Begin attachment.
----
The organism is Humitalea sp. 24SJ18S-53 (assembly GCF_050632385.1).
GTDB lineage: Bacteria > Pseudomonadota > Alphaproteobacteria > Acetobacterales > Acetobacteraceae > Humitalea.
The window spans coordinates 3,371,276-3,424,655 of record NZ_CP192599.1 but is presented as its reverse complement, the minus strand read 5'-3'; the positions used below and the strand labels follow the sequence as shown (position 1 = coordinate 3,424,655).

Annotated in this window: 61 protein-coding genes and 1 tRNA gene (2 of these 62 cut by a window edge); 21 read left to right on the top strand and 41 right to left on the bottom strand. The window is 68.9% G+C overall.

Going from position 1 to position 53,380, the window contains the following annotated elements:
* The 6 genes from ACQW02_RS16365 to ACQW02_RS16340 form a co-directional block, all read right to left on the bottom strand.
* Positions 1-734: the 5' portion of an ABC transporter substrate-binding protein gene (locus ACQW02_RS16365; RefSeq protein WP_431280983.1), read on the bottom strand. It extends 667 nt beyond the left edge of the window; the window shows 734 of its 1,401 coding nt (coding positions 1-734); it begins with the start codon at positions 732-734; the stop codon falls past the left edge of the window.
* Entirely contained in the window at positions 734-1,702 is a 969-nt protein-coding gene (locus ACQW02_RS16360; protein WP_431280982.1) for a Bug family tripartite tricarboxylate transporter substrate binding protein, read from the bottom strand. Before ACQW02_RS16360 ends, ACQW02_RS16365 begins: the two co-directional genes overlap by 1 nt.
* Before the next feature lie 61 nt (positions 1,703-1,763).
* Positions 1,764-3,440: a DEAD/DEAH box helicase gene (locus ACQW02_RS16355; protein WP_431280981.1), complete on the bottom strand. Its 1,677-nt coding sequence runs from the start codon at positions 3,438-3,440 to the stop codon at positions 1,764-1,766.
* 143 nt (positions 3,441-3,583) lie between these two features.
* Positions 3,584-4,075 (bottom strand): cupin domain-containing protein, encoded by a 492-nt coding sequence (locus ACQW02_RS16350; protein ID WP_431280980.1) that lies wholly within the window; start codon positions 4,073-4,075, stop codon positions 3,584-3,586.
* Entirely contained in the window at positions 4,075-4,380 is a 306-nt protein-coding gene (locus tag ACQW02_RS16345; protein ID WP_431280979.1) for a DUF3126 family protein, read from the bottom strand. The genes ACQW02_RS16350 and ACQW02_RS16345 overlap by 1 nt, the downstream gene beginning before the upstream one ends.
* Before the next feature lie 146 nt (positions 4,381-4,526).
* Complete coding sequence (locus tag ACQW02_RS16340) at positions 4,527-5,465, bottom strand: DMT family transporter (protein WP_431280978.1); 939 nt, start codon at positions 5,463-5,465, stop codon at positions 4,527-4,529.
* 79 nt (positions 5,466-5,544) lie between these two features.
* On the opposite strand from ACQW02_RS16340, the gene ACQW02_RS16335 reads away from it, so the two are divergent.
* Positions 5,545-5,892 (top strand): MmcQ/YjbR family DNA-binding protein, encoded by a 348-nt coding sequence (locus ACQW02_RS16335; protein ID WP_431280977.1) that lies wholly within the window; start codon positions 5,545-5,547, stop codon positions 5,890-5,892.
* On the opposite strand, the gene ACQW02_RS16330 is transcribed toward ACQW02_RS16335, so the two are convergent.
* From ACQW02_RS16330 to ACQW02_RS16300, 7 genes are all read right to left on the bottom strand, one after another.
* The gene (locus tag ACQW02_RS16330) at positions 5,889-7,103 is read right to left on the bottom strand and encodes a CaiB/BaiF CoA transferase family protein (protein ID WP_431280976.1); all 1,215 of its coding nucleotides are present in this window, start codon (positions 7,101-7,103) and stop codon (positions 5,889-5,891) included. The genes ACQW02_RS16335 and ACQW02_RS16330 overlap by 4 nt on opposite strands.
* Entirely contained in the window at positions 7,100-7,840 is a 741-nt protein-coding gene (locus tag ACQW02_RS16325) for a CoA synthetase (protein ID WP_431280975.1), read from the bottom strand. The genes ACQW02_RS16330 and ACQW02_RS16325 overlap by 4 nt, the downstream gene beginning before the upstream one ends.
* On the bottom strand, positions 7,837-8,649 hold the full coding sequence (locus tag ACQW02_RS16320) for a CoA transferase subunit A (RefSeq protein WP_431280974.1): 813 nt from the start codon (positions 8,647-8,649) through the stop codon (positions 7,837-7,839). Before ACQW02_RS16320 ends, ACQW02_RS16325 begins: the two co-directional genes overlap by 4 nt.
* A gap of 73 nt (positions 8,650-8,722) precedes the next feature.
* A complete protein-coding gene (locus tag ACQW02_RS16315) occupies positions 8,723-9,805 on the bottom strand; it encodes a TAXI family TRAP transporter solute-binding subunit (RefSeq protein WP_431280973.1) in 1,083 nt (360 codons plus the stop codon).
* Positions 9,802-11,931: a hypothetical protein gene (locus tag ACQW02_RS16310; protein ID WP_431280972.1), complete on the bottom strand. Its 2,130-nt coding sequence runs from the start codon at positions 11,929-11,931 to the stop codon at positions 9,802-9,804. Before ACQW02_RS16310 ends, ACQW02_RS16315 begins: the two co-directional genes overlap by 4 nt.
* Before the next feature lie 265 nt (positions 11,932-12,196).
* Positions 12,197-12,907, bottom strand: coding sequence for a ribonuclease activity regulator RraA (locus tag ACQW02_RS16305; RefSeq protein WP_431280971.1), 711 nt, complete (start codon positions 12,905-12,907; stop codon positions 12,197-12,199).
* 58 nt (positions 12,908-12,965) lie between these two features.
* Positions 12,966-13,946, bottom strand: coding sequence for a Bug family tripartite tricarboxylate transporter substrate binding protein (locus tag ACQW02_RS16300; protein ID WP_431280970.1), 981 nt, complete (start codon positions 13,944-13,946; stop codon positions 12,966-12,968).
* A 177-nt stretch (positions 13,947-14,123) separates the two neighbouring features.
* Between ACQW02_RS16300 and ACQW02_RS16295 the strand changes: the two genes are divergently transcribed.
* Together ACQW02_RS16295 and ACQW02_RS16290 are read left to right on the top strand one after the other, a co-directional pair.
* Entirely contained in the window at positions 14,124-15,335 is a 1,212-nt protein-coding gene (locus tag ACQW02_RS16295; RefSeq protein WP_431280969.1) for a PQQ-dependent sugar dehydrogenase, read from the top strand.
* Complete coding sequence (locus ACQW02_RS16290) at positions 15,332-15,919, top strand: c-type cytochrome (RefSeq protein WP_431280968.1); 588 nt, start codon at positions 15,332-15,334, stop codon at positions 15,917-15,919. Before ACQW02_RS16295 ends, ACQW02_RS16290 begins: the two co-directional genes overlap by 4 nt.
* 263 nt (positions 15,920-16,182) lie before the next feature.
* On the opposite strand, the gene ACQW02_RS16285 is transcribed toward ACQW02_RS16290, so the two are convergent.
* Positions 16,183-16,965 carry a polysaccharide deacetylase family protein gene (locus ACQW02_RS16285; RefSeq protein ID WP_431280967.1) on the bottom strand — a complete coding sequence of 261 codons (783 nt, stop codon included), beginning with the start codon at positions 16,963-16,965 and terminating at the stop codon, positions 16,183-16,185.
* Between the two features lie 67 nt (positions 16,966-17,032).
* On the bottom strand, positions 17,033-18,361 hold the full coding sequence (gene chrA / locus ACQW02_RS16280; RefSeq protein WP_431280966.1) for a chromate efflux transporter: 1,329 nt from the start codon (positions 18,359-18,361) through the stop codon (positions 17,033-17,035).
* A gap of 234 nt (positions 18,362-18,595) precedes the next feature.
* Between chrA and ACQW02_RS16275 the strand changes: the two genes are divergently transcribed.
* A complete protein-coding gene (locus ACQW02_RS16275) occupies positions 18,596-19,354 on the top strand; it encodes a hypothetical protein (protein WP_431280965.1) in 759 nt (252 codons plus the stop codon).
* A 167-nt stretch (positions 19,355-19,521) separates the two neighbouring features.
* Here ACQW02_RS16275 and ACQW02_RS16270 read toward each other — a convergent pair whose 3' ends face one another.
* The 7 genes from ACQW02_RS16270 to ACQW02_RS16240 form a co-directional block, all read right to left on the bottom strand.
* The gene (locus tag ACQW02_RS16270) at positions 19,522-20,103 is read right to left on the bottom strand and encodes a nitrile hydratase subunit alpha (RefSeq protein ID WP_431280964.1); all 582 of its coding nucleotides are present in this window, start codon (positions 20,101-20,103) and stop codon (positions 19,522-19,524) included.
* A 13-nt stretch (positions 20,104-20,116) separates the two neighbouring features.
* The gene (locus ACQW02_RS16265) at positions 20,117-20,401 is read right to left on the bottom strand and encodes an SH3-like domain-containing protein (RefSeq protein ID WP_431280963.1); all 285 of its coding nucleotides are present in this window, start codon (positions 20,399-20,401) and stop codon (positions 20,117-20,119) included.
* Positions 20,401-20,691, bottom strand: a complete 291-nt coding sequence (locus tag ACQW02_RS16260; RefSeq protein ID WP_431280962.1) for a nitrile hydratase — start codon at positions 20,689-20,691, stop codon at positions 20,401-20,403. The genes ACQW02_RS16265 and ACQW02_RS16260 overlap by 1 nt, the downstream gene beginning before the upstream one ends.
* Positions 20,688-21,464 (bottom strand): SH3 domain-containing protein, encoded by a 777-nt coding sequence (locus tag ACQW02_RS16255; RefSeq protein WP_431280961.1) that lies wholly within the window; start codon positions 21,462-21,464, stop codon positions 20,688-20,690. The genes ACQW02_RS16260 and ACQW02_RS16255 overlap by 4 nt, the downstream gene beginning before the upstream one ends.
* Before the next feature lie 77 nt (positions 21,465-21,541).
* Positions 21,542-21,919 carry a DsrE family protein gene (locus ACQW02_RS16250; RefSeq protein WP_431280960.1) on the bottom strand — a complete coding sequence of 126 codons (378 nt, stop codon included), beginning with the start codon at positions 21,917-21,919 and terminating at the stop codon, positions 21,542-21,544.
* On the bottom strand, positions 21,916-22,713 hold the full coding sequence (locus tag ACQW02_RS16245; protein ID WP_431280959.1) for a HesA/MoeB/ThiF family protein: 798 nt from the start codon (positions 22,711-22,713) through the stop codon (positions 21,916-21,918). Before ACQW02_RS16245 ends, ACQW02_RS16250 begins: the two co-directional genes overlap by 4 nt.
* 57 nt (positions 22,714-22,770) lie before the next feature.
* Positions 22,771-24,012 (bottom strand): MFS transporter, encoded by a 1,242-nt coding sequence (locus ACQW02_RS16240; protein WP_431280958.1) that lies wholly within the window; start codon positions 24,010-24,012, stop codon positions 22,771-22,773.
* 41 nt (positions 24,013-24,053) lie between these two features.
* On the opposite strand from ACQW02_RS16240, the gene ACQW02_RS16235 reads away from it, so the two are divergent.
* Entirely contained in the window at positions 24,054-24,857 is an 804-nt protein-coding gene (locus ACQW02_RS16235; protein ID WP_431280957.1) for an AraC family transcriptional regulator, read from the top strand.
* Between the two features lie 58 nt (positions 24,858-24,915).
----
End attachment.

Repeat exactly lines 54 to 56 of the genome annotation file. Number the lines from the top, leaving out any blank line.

* On the bottom strand, positions 21,916-22,713 hold the full coding sequence (locus tag ACQW02_RS16245; protein ID WP_431280959.1) for a HesA/MoeB/ThiF family protein: 798 nt from the start codon (positions 22,711-22,713) through the stop codon (positions 21,916-21,918). Before ACQW02_RS16245 ends, ACQW02_RS16250 begins: the two co-directional genes overlap by 4 nt.
* 57 nt (positions 22,714-22,770) lie before the next feature.
* Positions 22,771-24,012 (bottom strand): MFS transporter, encoded by a 1,242-nt coding sequence (locus ACQW02_RS16240; protein WP_431280958.1) that lies wholly within the window; start codon positions 24,010-24,012, stop codon positions 22,771-22,773.